John Wall (22 points, 10 assists) got out to a fast start with eight points and five assists in the first quarter but sputtered. Bradley Beal (32 points) led all scorers. Otto Porter (13 points), who left Game 3 with a stinger in his neck and left shoulder, shot 5-for-10. Bojan Bogdanovic (13 points) had his best game of the series as he made multiple threes for the first time and went 5-for-9 from the field.

Still, the Hawks did much more. They had seven players score in double figures with Dwight Howard (16 points, 15 rebounds), Kent Bazemore (16 points, seven assists), Millsap (19 points, nine rebounds), Schroder (18 points), Taurean Prince (11 points, seven rebounds) and Jose Calderon (10 points, five assists) coming up with big shots at every turn.

The score was tied at 77 after the third quarter but the Hawks got stops, got out in transition and knocked down open shots that Washington had the habit of missing.

[RELATED: PHOTO: Hawks fans brought Morris 'crybaby' signs to Game 4]

--The Wizards shot 5-for-20, had eight turnovers in the second quarter (four by Wall) and were outrebounded 15-9. They were outscored 31-15 which turned the tide for good.

--Morris picked up his second foul at 6:44 in the first quarter and drew his third at 3:10 when trying to stop Prince on a drive. Prince shuffled his feet and the play should’ve been negated by a whistle but instead he got the and-1. Beal picked up his fourth in the last 49 seconds of the third when Schroder drove the lane. Ideally, that was Brandon Jennings’ assignment but he’s shown an inability to stay in front of the ball all series. Kelly Oubre had three fouls in his first six minutes.  

--Schroder picked up his third foul at 2:29 of the first quarter as Hawks coach Mike Budenholzer made a bad gamble. Schroder missed all three of his shots in 10 minutes played. The Wizards led 27-18 when he exited for Calderon, who ended up having to defend Beal.  Schroder didn’t play in the second quarter and when they went to the locker room the Hawks led 59-50 at halftime. Beal only got off three shots in the second quarter and made two of them. Wall shot 1-for-6.

--Oubre’s decision-making off a steal was typical of the Wizards’ play in the second quarter. Wall could be heard calling for the ball as he trailed and Atlanta had numbers back. Oubre continued his straight line to the basket where Hardaway awaited to take a charge. Wall misfired on a lob to Morris at the rim and then Beal misfired with a lob to Wall. What had been a nine-point lead was now a 41-38 deficit when Calderon buried a three.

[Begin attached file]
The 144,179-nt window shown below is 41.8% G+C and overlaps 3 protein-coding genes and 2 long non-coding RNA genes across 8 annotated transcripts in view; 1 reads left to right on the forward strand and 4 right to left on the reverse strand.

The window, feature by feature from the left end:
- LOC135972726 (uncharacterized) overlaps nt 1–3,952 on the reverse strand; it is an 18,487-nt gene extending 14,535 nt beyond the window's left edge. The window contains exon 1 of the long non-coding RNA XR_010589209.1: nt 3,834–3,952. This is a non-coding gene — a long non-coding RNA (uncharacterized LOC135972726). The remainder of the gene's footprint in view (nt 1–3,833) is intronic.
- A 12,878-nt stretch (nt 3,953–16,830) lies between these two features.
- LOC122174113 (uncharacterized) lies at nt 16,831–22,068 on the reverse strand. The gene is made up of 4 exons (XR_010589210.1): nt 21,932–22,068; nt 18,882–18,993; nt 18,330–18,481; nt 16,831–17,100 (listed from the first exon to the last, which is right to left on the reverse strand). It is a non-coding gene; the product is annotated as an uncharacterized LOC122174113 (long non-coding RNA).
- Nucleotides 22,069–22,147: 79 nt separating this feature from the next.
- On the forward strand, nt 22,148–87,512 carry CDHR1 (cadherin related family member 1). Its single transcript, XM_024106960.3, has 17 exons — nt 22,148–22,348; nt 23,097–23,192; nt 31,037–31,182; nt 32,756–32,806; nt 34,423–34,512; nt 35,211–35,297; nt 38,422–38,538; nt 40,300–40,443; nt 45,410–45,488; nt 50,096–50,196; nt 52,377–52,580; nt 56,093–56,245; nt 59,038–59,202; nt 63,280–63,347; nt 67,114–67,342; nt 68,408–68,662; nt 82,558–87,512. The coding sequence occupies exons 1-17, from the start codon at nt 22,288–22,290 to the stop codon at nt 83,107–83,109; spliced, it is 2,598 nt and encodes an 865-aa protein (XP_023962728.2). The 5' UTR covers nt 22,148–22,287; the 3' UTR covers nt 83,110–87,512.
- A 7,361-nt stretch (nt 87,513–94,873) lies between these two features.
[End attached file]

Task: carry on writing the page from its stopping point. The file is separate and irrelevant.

--The Hawks weren’t finding shooters in transition or even when the pace was slowed. Beal’s second missed three came on a throwahead from Wall on a dead ball. Beal was all alone but backrimmed the shot. Bogdanovic had a spot up from a similar spot midway through the second quarter and didn’t get a runner to contest. He also backrimmed it.

--Howard had been a non-factor but had his first double-double of the series by halftime. Bazemore found him twice on lobs at the rim as there was confusion on the coverage as Gortat went to stop the ball. No one was back to contest or stop Howard’s roll to the rim.

--Jennings (five points) had a small burst when he took advantage of Mike Muscala switching onto him on the perimeter and drained a pair of stepback jumpers but that’s where his impact ended. Muscala’s time was limited to seven minutes while Ersan Ilyasova (six points) logged 22 minutes.

--Bogdanovic shot 1-for-10 from three for the first three games of the series before he found his touch late.

[RELATED: Will John Wall work out with Dennis Schroder this summer?]

 

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PHOTO: Hawks fans brought Markieff Morris 'crybaby' signs to Game 4

PHOTO: Hawks fans brought Markieff Morris 'crybaby' signs to Game 4

Atlanta Hawks fans are getting creative in their quest to get in Markieff Morris' head for Game 4.

Following Morris' comments calling Hawks' power forward Paul Millsap a "crybaby," Hawks fans are turning that around on the Wizards. Check out these signs below courtesy of USA Today. The one on the left is reminiscent of all the LeBron James crybaby signs we have seen over the years:

That's not bad. We'll see if Morris can get the best of Millsap after the Hawks took Game 3.

[RELATED: Bradley Beal goes 1-on-1 on his slump and trash talking]